Foreign policy and defense
San Marino is a nation in Southern Europe. Its capital city is San Marino. San Marino is traditionally neutral, but for geographical and historical reasons very dependent on Italy. The two countries have concluded a wide range of agreements in different areas, and the foundation is the Treaty of Friendship and Cooperation of 1862, which was last revised in 1971.
Relations have worked without major problems, with the exception of the political conflict after the Second World War (see H istoria). In recent years, financial co-operation has also intensified contradictions regarding San Marino’s position as a tax haven (see Current policy).
- Countryaah: Overview of business holidays and various national observances in San Marino for years of 2020, 2021, 2022, 2023, 2024 and 2025.
The goal for San Marino has been to play an important role and strengthen its position internationally, despite its smallness. As part of this endeavor, the country has gained membership in a number of international organizations, such as the Council of Europe in 1988 and the UN in 1992. San Marino has official relations with over 100 countries and embassies in some of these.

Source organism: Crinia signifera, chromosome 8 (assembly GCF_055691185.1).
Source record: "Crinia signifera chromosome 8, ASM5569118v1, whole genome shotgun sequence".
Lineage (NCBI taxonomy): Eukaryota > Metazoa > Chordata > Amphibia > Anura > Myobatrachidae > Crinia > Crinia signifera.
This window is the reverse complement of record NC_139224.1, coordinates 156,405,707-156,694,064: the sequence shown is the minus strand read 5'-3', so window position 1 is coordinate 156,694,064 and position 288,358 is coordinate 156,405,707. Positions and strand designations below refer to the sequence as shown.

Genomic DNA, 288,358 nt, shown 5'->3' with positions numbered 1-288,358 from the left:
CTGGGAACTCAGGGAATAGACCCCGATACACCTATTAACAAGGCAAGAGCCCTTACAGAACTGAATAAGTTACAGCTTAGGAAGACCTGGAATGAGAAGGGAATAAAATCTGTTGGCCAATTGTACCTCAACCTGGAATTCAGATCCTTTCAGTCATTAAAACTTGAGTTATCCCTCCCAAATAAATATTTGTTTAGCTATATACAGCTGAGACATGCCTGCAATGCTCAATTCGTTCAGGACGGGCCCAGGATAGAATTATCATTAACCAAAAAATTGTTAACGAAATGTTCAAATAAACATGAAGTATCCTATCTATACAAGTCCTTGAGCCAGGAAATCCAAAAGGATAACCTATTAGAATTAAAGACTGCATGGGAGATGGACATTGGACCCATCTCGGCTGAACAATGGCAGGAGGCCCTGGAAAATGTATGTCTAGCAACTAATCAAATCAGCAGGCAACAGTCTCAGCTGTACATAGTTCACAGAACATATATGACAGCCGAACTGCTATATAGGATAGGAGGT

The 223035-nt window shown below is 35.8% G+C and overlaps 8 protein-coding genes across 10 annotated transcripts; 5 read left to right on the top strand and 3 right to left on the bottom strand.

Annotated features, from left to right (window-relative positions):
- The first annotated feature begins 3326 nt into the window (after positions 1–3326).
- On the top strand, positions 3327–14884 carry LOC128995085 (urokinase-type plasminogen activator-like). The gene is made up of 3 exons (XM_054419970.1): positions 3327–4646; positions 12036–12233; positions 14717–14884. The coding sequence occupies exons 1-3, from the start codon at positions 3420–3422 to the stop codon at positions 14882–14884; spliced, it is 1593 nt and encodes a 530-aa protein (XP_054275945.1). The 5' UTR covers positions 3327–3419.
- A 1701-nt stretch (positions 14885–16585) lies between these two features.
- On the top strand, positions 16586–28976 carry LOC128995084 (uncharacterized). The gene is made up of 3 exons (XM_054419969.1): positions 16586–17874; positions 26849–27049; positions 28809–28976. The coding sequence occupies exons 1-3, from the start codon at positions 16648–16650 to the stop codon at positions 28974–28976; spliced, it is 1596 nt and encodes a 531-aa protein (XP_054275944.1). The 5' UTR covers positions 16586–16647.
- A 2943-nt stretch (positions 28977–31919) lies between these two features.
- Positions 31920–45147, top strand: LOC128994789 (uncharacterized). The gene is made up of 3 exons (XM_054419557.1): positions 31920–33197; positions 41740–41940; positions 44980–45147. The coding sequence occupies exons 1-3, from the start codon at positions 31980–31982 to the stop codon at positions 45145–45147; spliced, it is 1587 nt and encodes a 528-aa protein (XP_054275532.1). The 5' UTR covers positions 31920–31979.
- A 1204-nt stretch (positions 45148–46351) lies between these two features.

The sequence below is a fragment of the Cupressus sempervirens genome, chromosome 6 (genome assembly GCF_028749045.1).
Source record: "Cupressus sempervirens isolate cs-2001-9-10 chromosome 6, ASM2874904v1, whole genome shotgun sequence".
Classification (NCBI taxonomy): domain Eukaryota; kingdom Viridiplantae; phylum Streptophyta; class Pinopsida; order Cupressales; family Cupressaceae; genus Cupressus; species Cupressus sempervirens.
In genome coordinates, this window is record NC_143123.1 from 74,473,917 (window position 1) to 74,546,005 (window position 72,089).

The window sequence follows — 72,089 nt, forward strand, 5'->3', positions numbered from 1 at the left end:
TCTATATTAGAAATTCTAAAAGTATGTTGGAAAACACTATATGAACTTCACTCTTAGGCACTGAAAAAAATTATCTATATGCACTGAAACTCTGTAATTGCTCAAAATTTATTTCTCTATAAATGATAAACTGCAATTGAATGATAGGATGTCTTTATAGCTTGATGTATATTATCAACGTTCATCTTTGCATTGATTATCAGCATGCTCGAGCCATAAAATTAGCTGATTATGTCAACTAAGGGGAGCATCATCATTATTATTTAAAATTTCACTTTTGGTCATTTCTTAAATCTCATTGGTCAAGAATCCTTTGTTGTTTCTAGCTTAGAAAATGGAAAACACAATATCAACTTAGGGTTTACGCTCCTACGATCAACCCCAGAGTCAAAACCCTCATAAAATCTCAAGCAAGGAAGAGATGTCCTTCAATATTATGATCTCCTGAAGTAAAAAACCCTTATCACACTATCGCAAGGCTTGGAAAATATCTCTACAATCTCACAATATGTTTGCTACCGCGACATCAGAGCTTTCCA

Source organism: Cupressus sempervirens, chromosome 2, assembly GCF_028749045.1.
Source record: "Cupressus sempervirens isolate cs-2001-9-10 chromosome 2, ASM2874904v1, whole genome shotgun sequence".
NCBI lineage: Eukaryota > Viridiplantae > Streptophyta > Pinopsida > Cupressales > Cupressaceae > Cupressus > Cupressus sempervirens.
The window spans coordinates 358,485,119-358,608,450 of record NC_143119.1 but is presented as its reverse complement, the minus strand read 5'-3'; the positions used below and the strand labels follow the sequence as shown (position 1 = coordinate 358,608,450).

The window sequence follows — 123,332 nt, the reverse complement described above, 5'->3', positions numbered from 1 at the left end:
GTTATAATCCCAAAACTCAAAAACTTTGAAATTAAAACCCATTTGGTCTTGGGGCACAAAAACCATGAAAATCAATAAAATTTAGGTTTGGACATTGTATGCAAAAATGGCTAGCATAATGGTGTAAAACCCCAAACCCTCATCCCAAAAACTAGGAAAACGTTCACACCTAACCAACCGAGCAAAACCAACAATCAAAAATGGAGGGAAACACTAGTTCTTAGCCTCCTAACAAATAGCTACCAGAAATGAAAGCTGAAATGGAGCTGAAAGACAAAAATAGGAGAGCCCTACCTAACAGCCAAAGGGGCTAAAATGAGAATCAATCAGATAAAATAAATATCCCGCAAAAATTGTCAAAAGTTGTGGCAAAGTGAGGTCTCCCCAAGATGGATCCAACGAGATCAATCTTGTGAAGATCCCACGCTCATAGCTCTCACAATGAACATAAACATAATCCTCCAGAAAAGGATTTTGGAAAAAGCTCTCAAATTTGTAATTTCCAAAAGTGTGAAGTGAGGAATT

San Marino does not belong to the EU, but Italy and San Marino are a common customs area with a common currency, and thus San Marino is part of a customs union with the EU and is part of the euro area. In a referendum in October 2013, just over half of residents voted for EU membership, but turnout was too low for the result to be valid. The EU also concluded that the Union was not fit to receive such small Member States, but in March 2015 began negotiations on specific agreements in a number of areas with Europe’s micro-states (besides San Marino and Andorra and Monaco).
There is no general military duty, but citizens between the ages of 16 and 55 can be called in to defend the state. For order and security, the gendarmerie is responsible for about 100 men – the equivalent of Italy’s carabinieri.